One Sunday morning he slept through the alarm. He just didn’t feel up for church.
His wife elbowed him. “Get up. You’ll be late to church.”
“I don’t want to go today. I’m tired. The people at that church aren’t nice to me. They are unfriendly, they say things behind my back and I feel like they’re always waiting for me to make a mistake, so they can pounce.”
“Well that’s too bad. You have to go. You’re the interim pastor.”
Have you ever felt like that?
Of course you have. You are an interim pastor. You deal with cantankerous saints, engage in spiritual warfare, carry the burden of spiritual care and deal with all your own stuff.
But feeling grumpy is just that – a feeling. Although it is more difficult for some than others to learn, it is still a fact: you have control over your behavior regardless of how you feel. You have within your grasp the tools needed to be gracious when feeling grumpy.
Here are six.
How a grump can be gracious
1. Be honest
Transparency and honesty is such an important quality that you absolutely must own the fact that you are feeling grumpy. One of the interim pastor’s tasks is to instill transparency, humility and honesty into a dysfunctional church system.
You do that by modeling honest. So be honest about your grumpiness, but don’t let it dictate your actions.
Look in the mirror and say, “I feel grumpy today, but I am going to treat others with grace and love.”
There’s no doubt about it. A smile on your face will lighten your mood [pullquote]David Lewis, a psychologist and director of research at Mindlab International in Brighton, England, which conducted the study, says a warm smile can create a “halo” effect, helping us “feel more optimistic, more positive, and more motivated.”[/pullquote]
Make sure your smile is genuine; the difference between a fake smile and a genuine smile is the way that your eyes crinkle. People will know the difference.
Remember something that makes you smile or recall a favorite joke. Whatever it might be, find something to smile about. Then, dwell on that rather than on what’s going on inside your own head.
3. Systems check
Mildly negative feelings are sometimes due to hunger or dehydration. Drink a glass of water and have a snack that has a good mix of carbohydrates and protein. Somehow or other a good Clif Bar does it for me.
I have also found that brief exercise helps. Even in your Sunday best you can take a quick walk around the church campus, go to your office and do a few quick stretches, or any other exercise that raises your heart rate just a bit. But make this a regular routine: regular exercise will help improve your mood for the long run.
4. Face it
Sometimes I am grumpy because there is someone I want to avoid. Interim pastors all have a list of people they’d like to avoid, but can’t. That’s just as well because avoidance increases anxiety and aggravates the problem. Problems are like produce; the longer they sit around the more they rot. Deal with it!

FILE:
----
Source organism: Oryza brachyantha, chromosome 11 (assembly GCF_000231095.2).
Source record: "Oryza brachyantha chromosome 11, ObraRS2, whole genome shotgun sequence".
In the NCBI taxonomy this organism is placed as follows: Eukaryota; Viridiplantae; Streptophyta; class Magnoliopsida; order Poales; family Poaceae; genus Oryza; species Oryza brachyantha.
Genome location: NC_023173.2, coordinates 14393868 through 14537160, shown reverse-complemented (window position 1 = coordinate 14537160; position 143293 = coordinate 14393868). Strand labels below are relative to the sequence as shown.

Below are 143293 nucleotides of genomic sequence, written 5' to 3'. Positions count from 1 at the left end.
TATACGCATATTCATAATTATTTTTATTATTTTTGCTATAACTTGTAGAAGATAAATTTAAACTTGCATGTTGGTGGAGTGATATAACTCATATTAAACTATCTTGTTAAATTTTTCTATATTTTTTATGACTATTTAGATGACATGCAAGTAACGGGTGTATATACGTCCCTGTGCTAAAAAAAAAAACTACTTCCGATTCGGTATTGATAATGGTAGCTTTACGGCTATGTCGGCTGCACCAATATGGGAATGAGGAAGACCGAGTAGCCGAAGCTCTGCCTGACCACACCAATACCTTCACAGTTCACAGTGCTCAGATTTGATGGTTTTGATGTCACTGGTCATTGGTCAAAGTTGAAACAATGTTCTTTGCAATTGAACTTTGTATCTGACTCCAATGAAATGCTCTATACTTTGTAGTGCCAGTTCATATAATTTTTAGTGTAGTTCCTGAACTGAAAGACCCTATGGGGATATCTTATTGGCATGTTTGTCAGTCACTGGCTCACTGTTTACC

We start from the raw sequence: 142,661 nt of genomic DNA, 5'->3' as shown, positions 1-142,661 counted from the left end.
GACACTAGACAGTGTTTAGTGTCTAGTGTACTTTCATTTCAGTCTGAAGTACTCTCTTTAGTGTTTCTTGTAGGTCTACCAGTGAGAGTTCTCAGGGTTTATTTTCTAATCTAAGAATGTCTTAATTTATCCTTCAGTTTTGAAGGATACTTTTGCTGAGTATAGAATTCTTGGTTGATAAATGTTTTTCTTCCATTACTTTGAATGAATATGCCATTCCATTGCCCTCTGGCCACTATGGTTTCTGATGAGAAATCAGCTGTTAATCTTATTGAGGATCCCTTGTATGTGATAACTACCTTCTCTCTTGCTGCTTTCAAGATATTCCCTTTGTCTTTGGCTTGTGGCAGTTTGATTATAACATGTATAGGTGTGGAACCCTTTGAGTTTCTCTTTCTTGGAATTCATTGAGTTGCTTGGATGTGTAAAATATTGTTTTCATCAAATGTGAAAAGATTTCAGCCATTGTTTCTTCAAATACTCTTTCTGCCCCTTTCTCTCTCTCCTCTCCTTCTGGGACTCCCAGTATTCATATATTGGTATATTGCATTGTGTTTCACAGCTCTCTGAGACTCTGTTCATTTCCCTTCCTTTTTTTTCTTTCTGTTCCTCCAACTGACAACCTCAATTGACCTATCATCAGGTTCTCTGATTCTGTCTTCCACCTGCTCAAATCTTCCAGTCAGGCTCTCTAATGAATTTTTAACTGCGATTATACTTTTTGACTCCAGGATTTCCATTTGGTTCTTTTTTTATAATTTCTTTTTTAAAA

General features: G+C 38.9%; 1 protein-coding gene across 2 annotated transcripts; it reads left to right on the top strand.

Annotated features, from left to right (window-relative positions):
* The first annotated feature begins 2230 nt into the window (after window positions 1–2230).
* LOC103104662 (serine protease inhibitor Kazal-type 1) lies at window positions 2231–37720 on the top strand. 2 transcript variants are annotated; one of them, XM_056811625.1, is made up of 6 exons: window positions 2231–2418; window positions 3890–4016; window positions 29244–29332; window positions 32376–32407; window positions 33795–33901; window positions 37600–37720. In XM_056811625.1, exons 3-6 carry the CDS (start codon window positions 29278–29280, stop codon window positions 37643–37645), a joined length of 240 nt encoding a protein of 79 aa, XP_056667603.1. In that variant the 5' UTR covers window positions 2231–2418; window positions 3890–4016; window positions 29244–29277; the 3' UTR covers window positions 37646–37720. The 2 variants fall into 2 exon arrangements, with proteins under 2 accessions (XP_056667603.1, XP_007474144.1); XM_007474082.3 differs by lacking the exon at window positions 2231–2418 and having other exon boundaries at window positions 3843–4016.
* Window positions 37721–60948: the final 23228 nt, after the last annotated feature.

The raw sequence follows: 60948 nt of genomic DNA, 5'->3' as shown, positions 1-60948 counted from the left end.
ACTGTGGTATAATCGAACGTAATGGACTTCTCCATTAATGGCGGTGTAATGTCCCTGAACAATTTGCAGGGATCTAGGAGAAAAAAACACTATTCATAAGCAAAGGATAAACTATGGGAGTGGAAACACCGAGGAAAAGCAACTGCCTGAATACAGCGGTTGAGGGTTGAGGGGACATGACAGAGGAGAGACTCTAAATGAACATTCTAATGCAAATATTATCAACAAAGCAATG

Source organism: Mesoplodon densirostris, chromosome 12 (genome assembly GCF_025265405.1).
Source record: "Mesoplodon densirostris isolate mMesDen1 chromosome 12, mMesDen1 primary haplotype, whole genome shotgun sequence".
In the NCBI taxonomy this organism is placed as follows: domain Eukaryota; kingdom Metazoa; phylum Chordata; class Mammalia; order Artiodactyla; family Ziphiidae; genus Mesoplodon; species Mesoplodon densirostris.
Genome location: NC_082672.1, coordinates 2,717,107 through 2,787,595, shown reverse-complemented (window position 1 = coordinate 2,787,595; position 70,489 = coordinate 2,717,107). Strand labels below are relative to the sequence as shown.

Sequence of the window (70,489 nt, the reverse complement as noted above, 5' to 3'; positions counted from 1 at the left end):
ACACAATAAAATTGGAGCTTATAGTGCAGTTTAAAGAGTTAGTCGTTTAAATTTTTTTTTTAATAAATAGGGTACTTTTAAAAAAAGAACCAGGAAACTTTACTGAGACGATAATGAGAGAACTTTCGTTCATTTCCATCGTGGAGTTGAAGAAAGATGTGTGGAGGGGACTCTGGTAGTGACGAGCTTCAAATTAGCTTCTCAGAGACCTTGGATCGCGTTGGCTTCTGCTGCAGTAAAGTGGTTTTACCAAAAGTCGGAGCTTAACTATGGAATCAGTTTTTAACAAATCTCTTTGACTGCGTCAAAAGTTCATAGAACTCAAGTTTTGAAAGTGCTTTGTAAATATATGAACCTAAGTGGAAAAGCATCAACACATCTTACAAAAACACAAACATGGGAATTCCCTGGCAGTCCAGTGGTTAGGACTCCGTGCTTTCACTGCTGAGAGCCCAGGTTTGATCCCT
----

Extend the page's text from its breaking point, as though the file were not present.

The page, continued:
On Sunday morning just before the service you have two options. First, appoint an intermediary who will meet the problem person with you. You will not be able to deal with problems immediately before the service, but you can broach the subject and set a time to deal with it at length. Second, you could tell the other party that you would like to meet later that afternoon to have a chat.
Depending upon your emotional makeup this could be a bit of a tight rope for you. Bottling the conflict inside before you step into the pulpit is not going to do you any good.
5. Focus on action
Interim pastors are action oriented. We’re problem solvers. That includes solving the fact that sometimes we feel like grumpy old men (or women).
If, on a Sunday morning, your mind is focused on negative feelings, you will be trapped in them. A mark of maturity is the ability to do the right thing in spite of how we feel.
When a cloud hovers overhead focus on greeting people with a sincere emotional embrace, make it a point to greet as many people as you can (perhaps offer a prayer for someone or inquire about their progress on a problem they’ve been dealing with). Focusing on caring behaviors quickly transports you out of your own negativity and into the lives of others.
6. Get help
No doubt you will have a few prayer warriors in the congregation. Seek them out and ask for urgent prayer. Let them know that you are feeling a bit negative today and you need their help so that those feelings won’t interfere with your service that day.
Question: what gives you the ability to serve graciously in the power of the Holy Spirit when you feel beset with negative feelings?